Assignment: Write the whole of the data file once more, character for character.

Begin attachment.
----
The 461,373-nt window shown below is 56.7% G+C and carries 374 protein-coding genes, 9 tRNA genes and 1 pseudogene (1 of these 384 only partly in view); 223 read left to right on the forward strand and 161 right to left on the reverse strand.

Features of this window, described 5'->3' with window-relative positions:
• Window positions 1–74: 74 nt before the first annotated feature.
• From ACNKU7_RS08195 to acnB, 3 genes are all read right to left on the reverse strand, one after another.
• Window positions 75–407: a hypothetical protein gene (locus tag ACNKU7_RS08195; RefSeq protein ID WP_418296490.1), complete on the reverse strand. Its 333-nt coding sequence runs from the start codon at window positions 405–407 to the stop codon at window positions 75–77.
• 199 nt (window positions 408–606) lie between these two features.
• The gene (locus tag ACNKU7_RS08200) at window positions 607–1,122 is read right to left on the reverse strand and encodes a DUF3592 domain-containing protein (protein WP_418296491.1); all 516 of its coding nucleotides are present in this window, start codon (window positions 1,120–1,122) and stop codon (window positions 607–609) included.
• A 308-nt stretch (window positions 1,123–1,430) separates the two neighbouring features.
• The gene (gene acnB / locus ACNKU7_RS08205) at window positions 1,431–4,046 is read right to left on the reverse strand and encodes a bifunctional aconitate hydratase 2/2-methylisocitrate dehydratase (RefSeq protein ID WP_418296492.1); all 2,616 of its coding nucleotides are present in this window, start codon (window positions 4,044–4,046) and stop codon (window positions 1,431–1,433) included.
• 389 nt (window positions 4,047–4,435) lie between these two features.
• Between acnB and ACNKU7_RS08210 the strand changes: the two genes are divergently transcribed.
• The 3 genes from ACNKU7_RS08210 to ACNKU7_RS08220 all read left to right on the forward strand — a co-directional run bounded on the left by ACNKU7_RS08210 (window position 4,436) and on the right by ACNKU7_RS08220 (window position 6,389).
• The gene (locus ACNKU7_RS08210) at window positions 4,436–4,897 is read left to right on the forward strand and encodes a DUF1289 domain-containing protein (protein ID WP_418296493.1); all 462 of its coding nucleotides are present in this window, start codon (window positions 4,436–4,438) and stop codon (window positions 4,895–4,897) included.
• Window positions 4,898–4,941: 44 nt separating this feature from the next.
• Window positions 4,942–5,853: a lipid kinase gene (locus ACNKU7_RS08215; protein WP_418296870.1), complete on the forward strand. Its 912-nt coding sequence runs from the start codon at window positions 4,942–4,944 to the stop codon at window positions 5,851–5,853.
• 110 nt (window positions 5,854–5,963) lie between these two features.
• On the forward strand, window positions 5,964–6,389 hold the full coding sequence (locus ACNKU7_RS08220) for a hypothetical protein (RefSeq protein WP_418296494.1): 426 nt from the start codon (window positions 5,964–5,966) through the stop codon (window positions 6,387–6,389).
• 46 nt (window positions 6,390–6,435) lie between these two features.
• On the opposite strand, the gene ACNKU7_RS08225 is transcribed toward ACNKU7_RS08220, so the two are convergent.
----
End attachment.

The 461,373-nt window shown below is 56.7% G+C and carries 374 protein-coding genes, 9 tRNA genes and 1 pseudogene (1 of these 384 only partly in view); 223 read left to right on the forward strand and 161 right to left on the reverse strand.

Features of this window, described 5'->3' with window-relative positions:
• Window positions 1–74: 74 nt before the first annotated feature.
• From ACNKU7_RS08195 to acnB, 3 genes are all read right to left on the reverse strand, one after another.
• Window positions 75–407: a hypothetical protein gene (locus tag ACNKU7_RS08195; RefSeq protein ID WP_418296490.1), complete on the reverse strand. Its 333-nt coding sequence runs from the start codon at window positions 405–407 to the stop codon at window positions 75–77.
• 199 nt (window positions 408–606) lie between these two features.
• The gene (locus tag ACNKU7_RS08200) at window positions 607–1,122 is read right to left on the reverse strand and encodes a DUF3592 domain-containing protein (protein WP_418296491.1); all 516 of its coding nucleotides are present in this window, start codon (window positions 1,120–1,122) and stop codon (window positions 607–609) included.
• A 308-nt stretch (window positions 1,123–1,430) separates the two neighbouring features.
• The gene (gene acnB / locus ACNKU7_RS08205) at window positions 1,431–4,046 is read right to left on the reverse strand and encodes a bifunctional aconitate hydratase 2/2-methylisocitrate dehydratase (RefSeq protein ID WP_418296492.1); all 2,616 of its coding nucleotides are present in this window, start codon (window positions 4,044–4,046) and stop codon (window positions 1,431–1,433) included.
• 389 nt (window positions 4,047–4,435) lie between these two features.
• Between acnB and ACNKU7_RS08210 the strand changes: the two genes are divergently transcribed.
• The 3 genes from ACNKU7_RS08210 to ACNKU7_RS08220 all read left to right on the forward strand — a co-directional run bounded on the left by ACNKU7_RS08210 (window position 4,436) and on the right by ACNKU7_RS08220 (window position 6,389).
• The gene (locus ACNKU7_RS08210) at window positions 4,436–4,897 is read left to right on the forward strand and encodes a DUF1289 domain-containing protein (protein ID WP_418296493.1); all 462 of its coding nucleotides are present in this window, start codon (window positions 4,436–4,438) and stop codon (window positions 4,895–4,897) included.
• Window positions 4,898–4,941: 44 nt separating this feature from the next.
• Window positions 4,942–5,853: a lipid kinase gene (locus ACNKU7_RS08215; protein WP_418296870.1), complete on the forward strand. Its 912-nt coding sequence runs from the start codon at window positions 4,942–4,944 to the stop codon at window positions 5,851–5,853.
• 110 nt (window positions 5,854–5,963) lie between these two features.
• On the forward strand, window positions 5,964–6,389 hold the full coding sequence (locus ACNKU7_RS08220) for a hypothetical protein (RefSeq protein WP_418296494.1): 426 nt from the start codon (window positions 5,964–5,966) through the stop codon (window positions 6,387–6,389).
• 46 nt (window positions 6,390–6,435) lie between these two features.
• On the opposite strand, the gene ACNKU7_RS08225 is transcribed toward ACNKU7_RS08220, so the two are convergent.